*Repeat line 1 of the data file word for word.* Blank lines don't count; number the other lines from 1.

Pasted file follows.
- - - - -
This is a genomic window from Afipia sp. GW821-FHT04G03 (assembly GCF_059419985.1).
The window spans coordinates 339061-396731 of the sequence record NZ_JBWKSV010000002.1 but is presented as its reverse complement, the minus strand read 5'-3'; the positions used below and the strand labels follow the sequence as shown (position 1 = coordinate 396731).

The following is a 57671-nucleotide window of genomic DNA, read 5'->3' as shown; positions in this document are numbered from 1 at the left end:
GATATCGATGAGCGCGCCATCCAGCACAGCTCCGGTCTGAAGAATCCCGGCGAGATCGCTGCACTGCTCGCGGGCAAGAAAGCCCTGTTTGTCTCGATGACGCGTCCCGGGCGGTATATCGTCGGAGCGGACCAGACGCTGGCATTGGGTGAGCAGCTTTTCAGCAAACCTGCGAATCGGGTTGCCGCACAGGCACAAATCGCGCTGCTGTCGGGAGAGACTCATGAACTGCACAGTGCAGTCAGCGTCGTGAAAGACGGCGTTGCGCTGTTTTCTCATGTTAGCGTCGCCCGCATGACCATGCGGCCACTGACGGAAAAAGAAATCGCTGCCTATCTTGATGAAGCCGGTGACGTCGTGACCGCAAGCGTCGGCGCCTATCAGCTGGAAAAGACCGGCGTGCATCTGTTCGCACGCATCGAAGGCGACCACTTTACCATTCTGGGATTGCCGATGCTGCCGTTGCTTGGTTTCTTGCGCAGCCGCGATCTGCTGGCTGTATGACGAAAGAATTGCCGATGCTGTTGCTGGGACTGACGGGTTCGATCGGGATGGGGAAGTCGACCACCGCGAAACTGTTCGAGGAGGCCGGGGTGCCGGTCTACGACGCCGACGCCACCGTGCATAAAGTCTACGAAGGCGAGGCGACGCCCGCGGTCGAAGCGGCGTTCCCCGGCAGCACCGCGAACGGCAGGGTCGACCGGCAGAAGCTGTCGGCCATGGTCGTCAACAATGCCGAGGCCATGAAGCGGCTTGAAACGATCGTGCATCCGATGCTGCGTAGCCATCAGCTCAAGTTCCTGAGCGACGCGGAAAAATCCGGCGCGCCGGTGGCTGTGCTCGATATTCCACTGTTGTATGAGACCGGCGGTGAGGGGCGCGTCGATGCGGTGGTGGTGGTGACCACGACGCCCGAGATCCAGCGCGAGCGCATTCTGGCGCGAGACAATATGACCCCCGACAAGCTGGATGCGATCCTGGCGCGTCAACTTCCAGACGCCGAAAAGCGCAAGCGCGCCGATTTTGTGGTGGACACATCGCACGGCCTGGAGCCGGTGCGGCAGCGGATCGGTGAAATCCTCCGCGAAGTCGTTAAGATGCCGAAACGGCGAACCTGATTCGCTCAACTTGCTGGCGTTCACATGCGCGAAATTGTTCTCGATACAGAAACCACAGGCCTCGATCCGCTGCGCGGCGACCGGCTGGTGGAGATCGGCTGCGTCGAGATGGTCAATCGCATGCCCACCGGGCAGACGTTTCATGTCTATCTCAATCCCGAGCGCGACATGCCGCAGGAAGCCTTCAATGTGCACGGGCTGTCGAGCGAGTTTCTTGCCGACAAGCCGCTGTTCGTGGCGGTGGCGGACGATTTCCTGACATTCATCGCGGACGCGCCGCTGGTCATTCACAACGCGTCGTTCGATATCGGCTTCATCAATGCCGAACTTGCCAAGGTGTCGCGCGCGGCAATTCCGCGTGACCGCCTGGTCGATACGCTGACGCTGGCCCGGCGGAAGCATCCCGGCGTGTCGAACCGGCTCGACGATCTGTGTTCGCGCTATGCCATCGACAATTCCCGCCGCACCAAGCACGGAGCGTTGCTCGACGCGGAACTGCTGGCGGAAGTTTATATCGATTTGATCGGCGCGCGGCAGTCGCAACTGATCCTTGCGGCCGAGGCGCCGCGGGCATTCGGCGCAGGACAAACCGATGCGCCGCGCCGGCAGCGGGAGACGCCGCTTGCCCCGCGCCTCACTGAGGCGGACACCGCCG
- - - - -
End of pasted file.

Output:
This is a genomic window from Afipia sp. GW821-FHT04G03 (assembly GCF_059419985.1).